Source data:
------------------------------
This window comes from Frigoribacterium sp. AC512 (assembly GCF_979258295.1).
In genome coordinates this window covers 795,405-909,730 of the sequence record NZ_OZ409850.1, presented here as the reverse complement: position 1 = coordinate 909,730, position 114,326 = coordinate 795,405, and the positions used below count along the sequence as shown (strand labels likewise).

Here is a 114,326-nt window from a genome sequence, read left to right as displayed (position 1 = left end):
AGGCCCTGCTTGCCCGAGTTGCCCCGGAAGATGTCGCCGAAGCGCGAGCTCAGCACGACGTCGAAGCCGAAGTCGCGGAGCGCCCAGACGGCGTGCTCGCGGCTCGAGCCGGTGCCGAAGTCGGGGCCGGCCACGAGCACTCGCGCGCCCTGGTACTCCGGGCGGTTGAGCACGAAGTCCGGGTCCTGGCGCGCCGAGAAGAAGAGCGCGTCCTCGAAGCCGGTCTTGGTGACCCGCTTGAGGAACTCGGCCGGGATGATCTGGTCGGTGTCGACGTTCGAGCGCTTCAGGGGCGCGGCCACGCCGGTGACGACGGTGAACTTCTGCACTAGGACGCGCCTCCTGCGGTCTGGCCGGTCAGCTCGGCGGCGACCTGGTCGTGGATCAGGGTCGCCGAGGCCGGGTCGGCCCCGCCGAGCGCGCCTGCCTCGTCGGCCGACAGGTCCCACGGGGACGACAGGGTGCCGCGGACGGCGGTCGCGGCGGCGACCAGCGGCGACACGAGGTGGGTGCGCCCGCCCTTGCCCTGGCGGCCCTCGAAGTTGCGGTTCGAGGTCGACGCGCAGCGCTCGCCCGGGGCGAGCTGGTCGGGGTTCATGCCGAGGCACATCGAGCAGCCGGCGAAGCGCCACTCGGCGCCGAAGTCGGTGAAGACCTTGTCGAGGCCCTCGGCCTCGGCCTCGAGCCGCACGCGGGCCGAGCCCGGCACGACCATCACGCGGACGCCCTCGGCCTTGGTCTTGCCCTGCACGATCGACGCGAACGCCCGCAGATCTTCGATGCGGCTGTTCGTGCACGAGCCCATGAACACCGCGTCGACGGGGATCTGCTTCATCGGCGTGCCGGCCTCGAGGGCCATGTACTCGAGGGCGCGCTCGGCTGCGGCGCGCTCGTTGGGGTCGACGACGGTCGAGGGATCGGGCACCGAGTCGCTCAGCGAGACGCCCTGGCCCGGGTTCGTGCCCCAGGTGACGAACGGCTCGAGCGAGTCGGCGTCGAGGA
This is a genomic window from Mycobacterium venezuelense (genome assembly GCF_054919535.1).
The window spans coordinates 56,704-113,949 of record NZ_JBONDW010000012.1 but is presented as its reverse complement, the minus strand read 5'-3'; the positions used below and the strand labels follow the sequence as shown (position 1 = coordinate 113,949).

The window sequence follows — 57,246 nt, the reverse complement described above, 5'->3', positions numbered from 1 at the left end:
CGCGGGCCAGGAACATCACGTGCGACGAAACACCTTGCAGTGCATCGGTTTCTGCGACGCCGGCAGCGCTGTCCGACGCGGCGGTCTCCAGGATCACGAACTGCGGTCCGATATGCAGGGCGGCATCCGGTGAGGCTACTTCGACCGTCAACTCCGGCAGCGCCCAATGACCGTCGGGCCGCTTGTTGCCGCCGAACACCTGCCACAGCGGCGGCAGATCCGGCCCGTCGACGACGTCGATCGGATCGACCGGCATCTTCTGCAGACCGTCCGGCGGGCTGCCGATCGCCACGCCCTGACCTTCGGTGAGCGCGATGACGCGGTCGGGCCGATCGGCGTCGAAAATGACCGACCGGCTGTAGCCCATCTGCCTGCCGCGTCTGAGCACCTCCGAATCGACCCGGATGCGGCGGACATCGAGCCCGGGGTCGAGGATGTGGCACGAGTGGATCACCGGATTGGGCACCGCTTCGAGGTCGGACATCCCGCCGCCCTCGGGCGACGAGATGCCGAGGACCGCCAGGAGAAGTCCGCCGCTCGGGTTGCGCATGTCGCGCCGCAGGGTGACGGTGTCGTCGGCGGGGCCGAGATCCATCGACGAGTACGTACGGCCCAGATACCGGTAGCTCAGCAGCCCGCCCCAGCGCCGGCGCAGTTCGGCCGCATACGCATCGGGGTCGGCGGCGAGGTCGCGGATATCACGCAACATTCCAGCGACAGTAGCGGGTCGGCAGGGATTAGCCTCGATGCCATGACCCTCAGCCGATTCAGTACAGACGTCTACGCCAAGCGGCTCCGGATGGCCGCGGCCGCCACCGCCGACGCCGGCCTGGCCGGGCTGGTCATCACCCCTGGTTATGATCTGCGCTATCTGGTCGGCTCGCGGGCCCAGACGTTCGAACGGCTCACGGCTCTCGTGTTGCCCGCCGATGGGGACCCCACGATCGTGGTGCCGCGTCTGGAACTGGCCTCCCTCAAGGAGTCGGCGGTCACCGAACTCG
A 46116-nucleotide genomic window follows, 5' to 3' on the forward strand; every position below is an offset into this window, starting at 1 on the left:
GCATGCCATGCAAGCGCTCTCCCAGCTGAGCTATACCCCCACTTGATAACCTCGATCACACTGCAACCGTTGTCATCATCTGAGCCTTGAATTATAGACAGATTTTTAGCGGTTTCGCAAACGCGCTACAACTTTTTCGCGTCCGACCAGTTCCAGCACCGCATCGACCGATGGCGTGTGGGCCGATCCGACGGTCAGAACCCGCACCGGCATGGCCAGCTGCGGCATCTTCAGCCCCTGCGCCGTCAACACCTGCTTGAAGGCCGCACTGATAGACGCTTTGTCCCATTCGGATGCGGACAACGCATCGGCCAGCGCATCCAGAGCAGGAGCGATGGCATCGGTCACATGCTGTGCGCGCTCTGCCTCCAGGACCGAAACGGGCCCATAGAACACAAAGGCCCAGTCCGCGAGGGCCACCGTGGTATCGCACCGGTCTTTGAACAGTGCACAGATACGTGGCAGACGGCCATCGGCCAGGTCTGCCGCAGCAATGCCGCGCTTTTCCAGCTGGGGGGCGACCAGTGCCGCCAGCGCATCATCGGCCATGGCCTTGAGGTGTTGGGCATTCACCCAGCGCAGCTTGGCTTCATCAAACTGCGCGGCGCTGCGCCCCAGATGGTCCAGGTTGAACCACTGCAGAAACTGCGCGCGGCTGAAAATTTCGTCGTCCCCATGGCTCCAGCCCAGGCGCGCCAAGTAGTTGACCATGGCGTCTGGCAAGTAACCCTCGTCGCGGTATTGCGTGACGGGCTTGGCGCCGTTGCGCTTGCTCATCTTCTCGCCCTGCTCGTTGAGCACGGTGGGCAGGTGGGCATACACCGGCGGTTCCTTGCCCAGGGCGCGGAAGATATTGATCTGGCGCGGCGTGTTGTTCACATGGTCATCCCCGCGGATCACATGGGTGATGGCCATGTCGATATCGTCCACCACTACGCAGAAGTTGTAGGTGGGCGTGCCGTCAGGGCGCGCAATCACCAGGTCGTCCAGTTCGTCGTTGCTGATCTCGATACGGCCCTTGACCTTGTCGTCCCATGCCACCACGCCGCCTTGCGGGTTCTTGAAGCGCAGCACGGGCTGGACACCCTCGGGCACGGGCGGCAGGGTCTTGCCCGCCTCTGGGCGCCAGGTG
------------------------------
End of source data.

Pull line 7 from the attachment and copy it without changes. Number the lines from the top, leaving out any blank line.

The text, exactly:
The window sequence follows — 57,246 nt, the reverse complement described above, 5'->3', positions numbered from 1 at the left end: